ANUG, PPP reject claims of unstamped disciplined services ballots
Leaders of the People’s Progressive Party (PPP) and A New and United Guyana (ANUG) have rejected claims by the incumbent APNU+AFC that the votes cast by ranks of the disciplined services on February 21 were not counted because they did not have the six-digit GECOM stamp.
Chairman of ANUG Timothy Jonas on Saturday said a total of 2,600 ballots were rejected during the recount process thus far for varying reasons and this account for less than one per cent of the votes cast on March 2, 2020.
It is also three times less than the number of ranks –8,369 –who voted on February 21.
“I want to say to the Joint Services, this is not true…it is an outright lie intended to rile people up,” Jonas told reporters outside the Arthur Chung Conference Center where the recount is ongoing.
Jonas explained that in addition to some ballots missing the stamp others were not counted because persons voted for more than one party and in some instances, others wrote their name on the ballot paper.
“From my time counting in there, there are many more instances where you’re seeing two Xs, some people got Xs along all the party names or no Xs at all or you cannot identify from the location of the X who the person intended to vote for. There are many more ballots rejected for that reason than because there is no stamp,” he said.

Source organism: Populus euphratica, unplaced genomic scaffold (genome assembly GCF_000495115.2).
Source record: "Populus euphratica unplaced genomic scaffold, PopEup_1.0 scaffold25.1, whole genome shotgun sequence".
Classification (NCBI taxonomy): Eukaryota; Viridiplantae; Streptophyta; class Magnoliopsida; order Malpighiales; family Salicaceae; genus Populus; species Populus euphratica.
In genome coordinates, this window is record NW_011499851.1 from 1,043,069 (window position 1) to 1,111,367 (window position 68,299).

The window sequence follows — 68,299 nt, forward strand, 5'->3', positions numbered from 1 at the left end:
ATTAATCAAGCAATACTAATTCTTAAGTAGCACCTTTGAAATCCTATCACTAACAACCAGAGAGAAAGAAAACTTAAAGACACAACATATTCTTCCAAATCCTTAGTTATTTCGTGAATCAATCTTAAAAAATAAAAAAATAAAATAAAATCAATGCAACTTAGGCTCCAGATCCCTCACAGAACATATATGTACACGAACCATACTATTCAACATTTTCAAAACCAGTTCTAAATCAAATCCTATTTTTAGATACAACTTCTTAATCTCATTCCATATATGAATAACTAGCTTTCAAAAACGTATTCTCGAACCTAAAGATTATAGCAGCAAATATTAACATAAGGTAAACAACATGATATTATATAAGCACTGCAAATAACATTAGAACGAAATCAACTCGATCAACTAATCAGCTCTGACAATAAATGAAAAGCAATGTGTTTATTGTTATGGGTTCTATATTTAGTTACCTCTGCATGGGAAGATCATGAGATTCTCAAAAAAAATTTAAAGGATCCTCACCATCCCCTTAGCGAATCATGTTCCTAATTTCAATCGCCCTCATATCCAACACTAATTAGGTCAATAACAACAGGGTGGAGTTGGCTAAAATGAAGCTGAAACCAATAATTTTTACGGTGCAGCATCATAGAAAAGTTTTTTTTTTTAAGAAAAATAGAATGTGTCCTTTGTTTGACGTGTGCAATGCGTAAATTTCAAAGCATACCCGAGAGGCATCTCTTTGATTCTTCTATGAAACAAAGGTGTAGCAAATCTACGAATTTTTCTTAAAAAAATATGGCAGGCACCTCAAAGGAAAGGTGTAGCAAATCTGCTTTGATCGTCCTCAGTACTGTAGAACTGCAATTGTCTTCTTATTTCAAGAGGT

Jonas further pointed out that there is no way to identify the disciplined services votes after they are intermixed with the others on elections day.
“From the time they are stamped and thrown in with the other ballots, they’re indistinguishable,” the ANUG Executive said.
Unofficial statistics show that a total of 2,673 ballots were rejected as of Friday.
Meanwhile, the Opposition People’s Progressive Party Prime Ministerial Candidate Brigadier (ret’d) Mark Phillips told reporters Saturday that less than 100 ballots were rejected due to the missing six-digit stamps.
The former Army Chief said: “I myself will like the know that the disciplined services votes are counted at any elections.”
“…As far as I am concerned, there is no evidence that their votes were not counted…there is no evidence to prove that any large amount of the disciplined services ballots were not stamped.”
GECOM silent on unstamped ballots
As a result of the claims made by the APNU+AFC, Public Relations Officer of GECOM Yolanda Ward recently confirmed that “during the recount, it was found that some stations where [the disciplined services ballots] were intermixed, a number of ballots were not stamped.”
The ballots for the Disciplined Services are not stamped on the day they vote but have to be stamped on Election Day at the polling stations selected in each region before they are intermixed.
However, she also pointed out that following the intermixing, there is no way to identify which ballots belong to the Disciplined Services (DS).
“The analogy was that those were possibly DS ballots that may not have been stamped before intermix.”
Despite a week of members of the media seeking clarification, Ward could not provide a total figure of how many ballots have been discovered unstamped during the recount process.
The PRO remains silent on the issue despite being pressed by the media.
As a result, requests have been made by members of the press for the Chief Elections Officer Keith Lowenfield to host a press conference and provide much needed clarity on a number of issues given the fact that he is managing the recount process.
The last press conference held by GECOM was in March just a few days after the March 2 elections.